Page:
Ideally, for a theory to inform instructional design on a broad scale, it should first demonstrate consistent results across multiple research contexts. We suggest that the overall conflicting pattern of findings of CLT studies in simulation training may be a result of measurement limitations. In particular, we observed major limitations in the type and amount of validity evidence collected to support different measures of cognitive load. We found that studies which reported fewer validity elements were more likely to report a neutral relationship between cognitive load and learning, whereas studies which reported a greater number of validity elements were more likely to report that high cognitive load was associated with impaired learning.
Depending on the intended use of cognitive load scores,26 some validity elements may be more important than others. For instance, studies evaluating the use of CLT as a design framework may be particularly interested in relations between variables, whereas studies focused on learner assessment would need to ensure internal structure validity. Of significant concern in our findings was the complete lack of evidence in support of measurement response processes and consequences. Response process evidence is critical to understand how trainees experience cognitive load in the context of simulation training and under which conditions the process of measurement may change the outcome (e.g., spuriously high cognitive load as a result of consciously deprioritizing a secondary task). Making design decisions such as establishing a cutoff point for when the level cognitive load is too high during training,15 or using cognitive load levels to determine whether students require additional training,16,17 requires careful study of consequences. Moving the field forward will require systematic design and evaluation of theory-informed educational interventions, with a particular emphasis on collecting validity evidence from the broadest possible range of sources.26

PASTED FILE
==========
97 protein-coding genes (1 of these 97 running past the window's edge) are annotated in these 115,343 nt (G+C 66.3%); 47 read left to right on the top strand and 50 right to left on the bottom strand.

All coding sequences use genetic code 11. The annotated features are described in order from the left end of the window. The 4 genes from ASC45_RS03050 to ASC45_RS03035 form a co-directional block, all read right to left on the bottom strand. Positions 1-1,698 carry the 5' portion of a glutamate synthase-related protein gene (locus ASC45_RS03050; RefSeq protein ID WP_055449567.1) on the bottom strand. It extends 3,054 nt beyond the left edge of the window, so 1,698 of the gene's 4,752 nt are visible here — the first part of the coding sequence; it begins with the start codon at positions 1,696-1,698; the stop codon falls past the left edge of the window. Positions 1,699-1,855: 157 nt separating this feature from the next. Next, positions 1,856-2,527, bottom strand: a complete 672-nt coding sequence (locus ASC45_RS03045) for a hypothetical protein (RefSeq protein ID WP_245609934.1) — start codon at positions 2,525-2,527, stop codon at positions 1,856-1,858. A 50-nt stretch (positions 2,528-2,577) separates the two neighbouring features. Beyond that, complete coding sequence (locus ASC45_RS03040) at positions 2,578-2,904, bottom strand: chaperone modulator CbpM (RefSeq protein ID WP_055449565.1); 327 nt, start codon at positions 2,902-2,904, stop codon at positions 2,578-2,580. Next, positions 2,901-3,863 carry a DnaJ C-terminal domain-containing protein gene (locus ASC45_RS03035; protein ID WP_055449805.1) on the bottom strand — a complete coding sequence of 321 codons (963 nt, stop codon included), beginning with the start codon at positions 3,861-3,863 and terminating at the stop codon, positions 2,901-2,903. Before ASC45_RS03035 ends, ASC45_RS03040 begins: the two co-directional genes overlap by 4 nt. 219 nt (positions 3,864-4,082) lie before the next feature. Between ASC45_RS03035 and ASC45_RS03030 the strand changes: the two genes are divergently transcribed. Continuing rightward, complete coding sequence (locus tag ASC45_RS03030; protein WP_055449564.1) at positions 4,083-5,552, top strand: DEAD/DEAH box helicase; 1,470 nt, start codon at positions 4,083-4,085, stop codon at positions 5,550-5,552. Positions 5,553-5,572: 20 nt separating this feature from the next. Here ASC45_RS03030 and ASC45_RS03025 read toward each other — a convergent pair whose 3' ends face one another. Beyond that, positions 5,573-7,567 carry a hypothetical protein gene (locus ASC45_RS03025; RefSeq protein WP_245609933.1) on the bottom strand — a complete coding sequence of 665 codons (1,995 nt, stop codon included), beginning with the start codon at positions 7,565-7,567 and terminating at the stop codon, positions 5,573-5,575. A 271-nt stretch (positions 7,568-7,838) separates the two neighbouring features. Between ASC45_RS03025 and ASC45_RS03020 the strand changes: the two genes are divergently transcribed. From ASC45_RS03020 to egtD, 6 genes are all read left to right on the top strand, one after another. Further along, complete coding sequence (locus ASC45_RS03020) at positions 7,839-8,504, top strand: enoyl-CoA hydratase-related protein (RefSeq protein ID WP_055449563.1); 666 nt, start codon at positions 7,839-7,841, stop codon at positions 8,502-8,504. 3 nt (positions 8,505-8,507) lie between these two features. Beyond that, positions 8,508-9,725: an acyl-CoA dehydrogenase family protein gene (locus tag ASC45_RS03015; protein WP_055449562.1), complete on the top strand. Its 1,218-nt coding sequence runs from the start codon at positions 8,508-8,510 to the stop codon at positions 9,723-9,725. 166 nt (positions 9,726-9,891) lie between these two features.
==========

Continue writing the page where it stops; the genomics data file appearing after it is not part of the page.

Understanding the impact of working memory demands during simulation-based training requires sensitive and reliable techniques to measure cognitive load. Although a range of measurement techniques appear to be applicable within the context of medical simulation training, the findings of this review suggest that there is considerable opportunity to improve the rigor with which they are implemented and evaluated. Across research domains, the measurement of cognitive load is reliant on retrospective, self-reported data. Further research involving multiple measurement techniques such as physiological indices and observer ratings of cognitive load is warranted. In particular, the use of multiple concurrent measurements would seem advisable, so as to increase the validity of cognitive load measurements and help improve the rigor of studies of CLT in both simulation and in medical education more broadly.
Acknowledgments: The authors wish to thank Ani Orchanian-Cheff for helping to construct and execute the database search and Stephan Hambaz for his assistance in the study selection process.
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Summary of Studies Reviewed